As a career writer with a passion for my craft I have long been intrigued by communication in all its forms and although I’m very focused on creating outstanding written documents, most experts agree that non-verbal communication expresses as much as 93% of our message. This is especially important for the public speakers who hire me to create speeches for them – tonality and body positioning can help or hinder the meaning of their communication and I often find myself adding the title “Speech Coach” to my role as Speech Writer.
What we need to keep in mind is that most of our communication is non-verbal and it passes below the radar of conscious awareness. Congruence between our body and our words is critically important if we are to deliver a convincing message our audience will embrace.
If you’ve ever winked at someone to convey co-conspiracy or rolled your eyes to express disbelief, then you yourself have “spoken” body language. These are intentional uses of non-verbal communication. Some body language movements are automatic: we might cover our mouth or slap our forehead when we hear shocking news or realize we left the dog outside before we left for work. In the context of communicating with others, researchers have shown that most of our communicative movements tend to be unconscious – we do them without even noticing what we’re doing.
As public speakers, the goal is to bring as much conscious awareness to our body movements as possible so we can use only the movements that support our message. Great actors are especially adept at this – we believe them, not because they say believable words so much as because their movements are completely aligned with their dialogue.
Human beings are endowed with a highly sophisticated tracking system that is seated in the reptilian area of our brain and you will probably know it as the “fight or flight” response. Actually there is a third component to “fight or flight” and that is “freeze,” which is also one of the behaviours we might exhibit when in danger. This tracking system was originally useful in ensuring survival in a physically dangerous environment and thousands of years of evolution have kept it intact. We can’t turn this tracking system off – it’s embedded deep within our neurology and it is key to our survival.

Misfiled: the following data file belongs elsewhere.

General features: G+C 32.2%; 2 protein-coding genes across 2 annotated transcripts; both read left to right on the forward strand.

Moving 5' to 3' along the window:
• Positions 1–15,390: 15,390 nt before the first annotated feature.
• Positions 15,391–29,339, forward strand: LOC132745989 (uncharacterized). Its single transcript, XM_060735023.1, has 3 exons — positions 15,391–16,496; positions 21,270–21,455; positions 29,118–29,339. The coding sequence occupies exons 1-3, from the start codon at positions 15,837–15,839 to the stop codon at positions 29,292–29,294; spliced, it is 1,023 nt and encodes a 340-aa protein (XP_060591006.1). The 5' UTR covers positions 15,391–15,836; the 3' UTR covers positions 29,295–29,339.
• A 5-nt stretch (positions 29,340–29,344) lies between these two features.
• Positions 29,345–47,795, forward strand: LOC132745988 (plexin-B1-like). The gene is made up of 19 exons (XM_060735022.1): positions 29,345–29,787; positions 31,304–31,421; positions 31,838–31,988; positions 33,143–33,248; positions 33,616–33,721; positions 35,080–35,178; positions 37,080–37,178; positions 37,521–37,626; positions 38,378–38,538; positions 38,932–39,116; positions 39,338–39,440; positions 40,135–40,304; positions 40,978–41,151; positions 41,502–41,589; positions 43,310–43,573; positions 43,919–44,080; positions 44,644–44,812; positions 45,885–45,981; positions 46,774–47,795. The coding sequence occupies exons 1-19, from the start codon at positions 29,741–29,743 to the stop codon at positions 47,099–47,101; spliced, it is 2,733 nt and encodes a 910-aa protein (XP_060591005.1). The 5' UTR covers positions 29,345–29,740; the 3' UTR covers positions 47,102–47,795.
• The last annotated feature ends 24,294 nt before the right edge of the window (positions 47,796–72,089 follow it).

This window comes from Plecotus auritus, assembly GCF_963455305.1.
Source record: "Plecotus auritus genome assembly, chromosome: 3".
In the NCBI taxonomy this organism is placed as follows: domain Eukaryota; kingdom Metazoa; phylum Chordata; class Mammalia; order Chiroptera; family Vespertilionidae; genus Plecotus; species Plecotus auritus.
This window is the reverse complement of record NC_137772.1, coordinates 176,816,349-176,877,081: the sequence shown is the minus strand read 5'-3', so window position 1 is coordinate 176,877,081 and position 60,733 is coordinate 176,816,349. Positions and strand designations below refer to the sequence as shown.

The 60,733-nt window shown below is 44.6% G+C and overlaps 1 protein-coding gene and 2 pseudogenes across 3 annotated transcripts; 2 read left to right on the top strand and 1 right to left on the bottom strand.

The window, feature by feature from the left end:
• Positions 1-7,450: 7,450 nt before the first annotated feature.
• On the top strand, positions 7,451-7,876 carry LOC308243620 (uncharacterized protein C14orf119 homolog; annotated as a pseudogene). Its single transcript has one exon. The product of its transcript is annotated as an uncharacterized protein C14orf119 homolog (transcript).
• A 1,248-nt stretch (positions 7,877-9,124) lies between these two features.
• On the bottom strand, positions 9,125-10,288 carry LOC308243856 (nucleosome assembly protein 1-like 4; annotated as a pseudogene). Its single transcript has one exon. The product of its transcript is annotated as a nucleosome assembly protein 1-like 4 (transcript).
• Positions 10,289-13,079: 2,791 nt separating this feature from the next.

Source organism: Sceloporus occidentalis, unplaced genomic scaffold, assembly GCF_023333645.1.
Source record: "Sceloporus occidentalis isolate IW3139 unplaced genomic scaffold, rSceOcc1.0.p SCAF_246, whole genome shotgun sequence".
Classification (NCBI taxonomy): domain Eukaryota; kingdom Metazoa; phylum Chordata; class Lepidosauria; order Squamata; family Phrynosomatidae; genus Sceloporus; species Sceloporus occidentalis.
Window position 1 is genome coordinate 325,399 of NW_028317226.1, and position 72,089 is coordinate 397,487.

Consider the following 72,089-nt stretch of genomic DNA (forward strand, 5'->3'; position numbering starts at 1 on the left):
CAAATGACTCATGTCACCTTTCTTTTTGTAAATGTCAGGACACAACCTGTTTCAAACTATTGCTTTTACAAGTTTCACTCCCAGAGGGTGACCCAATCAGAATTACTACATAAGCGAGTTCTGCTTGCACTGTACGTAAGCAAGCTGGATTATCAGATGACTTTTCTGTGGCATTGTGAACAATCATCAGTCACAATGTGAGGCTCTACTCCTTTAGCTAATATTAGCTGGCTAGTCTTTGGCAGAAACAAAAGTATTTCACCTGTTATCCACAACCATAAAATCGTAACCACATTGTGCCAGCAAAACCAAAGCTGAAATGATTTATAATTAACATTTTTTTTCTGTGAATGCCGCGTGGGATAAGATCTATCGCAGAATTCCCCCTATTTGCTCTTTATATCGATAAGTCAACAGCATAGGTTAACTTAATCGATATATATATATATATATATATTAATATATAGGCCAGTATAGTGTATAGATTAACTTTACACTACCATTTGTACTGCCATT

What it means is that audience members are automatically and efficiently filtering everything a speaker does and says, assessing trustworthiness all the while. They don’t necessarily know they’re doing this and along the way they’re picking up reams of subtle information that may or may not be relevant.
This is a huge topic area and it’s endlessly fascinating. Although I recommend speakers move with intent while in front of an audience, I caution against being too contrived in one’s actions. Members of an audience generally know if they are being manipulated and the aim is not to manipulate – it is to embrace. We’re aiming at authenticity in its most virtuous sense and becoming consciously aware of what you’re doing with your body and how that might be perceived by your audience is an important step in supporting that aim.